There has been a lot of discussion of the lack of snow in the Cascades, with snow melt being an important source of water during the summer and early fall.
Should we worry about our water supply this summer here in Seattle and environs?
The bottom line: wise management of water by Seattle Public Utilities and increasingly efficient use of water by the regional population will probably allow us to get through the summer without much problem.
Although this year has been warm and relatively snow-free, there has been normal precipitation, generally delivered every few weeks by warm, wet atmospheric river events.
Seattle Public Utilities (SPU) has a a very nice website that summarizes the situation. From that website, here is the cumulative precipitation for the city's Cedar/Tolt drainages. The blue line is the long term average and the red line is the current year--we are very near normal.
But the cumulative snowpack is a very different story. There is only a small amount of water in the snowpack (equivalent to about 2 inches of liquid water) compared to normal (about 30 inches). We are FAR behind last year (green line).
But Seattle's water managers are a wise lot and they have learned from experience. There is always a tension between storing water for summer use and the need to keep the water levels low enough to deal with potential flooding situations. But since it is pretty clear from weather forecasts that flooding is not very probable, and the fact that heavy precipitation periods are rare after late February, SPU has gone into storage mode....allowing the reservoir levels to rise.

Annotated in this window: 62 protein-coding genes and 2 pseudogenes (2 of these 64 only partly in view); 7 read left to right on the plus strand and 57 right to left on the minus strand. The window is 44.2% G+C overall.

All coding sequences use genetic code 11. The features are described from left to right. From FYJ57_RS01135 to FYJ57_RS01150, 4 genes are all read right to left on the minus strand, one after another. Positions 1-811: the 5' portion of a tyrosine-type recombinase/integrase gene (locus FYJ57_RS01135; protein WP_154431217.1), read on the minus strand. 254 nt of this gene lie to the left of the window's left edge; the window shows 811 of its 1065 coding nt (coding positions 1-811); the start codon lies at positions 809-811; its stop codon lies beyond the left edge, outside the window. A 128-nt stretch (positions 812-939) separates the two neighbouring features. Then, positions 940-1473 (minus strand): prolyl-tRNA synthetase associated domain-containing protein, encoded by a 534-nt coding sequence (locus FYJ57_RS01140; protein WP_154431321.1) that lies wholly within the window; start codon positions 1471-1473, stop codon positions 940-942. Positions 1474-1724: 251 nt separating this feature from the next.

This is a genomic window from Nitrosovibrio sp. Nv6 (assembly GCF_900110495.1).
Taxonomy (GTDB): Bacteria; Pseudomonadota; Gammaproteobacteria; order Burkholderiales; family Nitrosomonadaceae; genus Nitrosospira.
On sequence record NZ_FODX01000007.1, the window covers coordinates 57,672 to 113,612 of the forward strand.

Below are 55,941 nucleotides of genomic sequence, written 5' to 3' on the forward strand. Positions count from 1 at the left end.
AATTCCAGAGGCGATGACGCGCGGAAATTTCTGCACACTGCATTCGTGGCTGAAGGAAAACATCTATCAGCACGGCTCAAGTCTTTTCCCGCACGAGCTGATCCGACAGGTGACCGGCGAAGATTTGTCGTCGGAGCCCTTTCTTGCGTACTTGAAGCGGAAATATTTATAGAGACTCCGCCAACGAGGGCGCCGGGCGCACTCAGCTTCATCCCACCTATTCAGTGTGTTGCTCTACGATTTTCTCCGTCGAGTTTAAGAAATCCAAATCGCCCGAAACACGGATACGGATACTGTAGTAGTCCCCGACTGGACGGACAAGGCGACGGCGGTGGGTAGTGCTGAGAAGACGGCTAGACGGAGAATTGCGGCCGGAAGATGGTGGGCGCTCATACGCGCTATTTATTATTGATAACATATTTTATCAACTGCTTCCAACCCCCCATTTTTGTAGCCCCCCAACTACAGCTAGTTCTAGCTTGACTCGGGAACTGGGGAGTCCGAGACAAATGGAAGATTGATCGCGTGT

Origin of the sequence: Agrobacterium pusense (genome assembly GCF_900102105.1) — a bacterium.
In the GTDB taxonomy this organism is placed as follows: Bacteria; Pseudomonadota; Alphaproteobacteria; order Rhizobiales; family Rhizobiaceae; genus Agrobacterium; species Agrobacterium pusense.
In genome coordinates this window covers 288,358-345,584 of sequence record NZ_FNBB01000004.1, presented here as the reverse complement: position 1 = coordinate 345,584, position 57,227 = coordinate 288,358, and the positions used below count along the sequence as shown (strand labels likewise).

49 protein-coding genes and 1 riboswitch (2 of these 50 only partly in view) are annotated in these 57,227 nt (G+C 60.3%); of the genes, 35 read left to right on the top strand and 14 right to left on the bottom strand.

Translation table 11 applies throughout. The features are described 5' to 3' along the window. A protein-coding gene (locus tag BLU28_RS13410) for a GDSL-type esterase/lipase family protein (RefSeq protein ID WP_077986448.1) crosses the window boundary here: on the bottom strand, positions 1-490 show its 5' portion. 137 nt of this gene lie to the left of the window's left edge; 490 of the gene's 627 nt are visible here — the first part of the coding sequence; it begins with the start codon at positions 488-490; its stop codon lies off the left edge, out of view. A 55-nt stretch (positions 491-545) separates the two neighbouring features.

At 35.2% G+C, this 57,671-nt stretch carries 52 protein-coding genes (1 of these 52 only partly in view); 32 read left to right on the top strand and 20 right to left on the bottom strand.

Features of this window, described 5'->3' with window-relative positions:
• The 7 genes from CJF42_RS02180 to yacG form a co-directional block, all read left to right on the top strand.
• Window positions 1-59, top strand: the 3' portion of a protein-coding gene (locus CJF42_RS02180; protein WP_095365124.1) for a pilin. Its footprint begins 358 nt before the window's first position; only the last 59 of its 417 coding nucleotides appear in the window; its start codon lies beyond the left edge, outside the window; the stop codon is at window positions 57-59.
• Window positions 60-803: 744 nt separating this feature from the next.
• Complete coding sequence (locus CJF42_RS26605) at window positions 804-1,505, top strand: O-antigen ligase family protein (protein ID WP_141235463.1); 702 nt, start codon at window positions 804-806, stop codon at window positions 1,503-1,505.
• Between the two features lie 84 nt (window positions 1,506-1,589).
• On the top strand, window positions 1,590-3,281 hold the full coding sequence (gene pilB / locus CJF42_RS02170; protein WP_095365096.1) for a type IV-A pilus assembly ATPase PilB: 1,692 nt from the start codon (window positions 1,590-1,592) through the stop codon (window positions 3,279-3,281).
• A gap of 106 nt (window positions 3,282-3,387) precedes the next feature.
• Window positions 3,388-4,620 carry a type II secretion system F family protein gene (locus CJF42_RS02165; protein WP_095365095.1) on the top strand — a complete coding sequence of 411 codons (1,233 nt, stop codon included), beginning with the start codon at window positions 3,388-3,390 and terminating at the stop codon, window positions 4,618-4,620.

In fact, they have allowed the reservoir levels to rise far about normal for this time of the year (see figure). Smart move.
Another big positive is that water consumption is far less recently compared to a decade or so ago, even though Puget Sound population has grown significantly (see plot). Pretty amazing. That is due mainly to water-conserving toilets and shower heads. Also more folks are letting their lawns brown a bit in the summer or are planting drought tolerant plants. Even though last summer (green line) was much warmer than normal, we used less water than the average of 1998-2008. We can be proud of ourselves.
Can we get through the summer without more snow in the mountains? My colleagues at SPU are confident they can. And if one does a simple calculation using the above figures (assuming use of 125 million gallons a day and keeping the reservoirs above the gray (low water conditions) area...we could get though September.
But things won't be even close. We are going to get more precipitation during the remainder of this winter and spring. For example, the latest model runs indicate another wet, warm system coming in next week. For example, the 72h total precipitation ending next Thursday at 4 ?M (see below) has several inches of rain over us, water that SPU will save for next summer.
The fascinating thing about this year is that it is so much like conditions we expect in roughly 2070 under global warming: warmer, less snowpack, and near-normal precipitation. If we can get through this summer without much inconvenience it will be a good sign for our ability to adapt to a changing climate...at least in terms of drinking water in Seattle. But it will take wise management of our water storage and usage to ensure this.
What about eastern Washington? It looks like the Columbia River/Snake River systems should be in pretty good shape because they drain off of much higher terrain that does have substantial snowpack this year. More concerns about the Yakima Basin.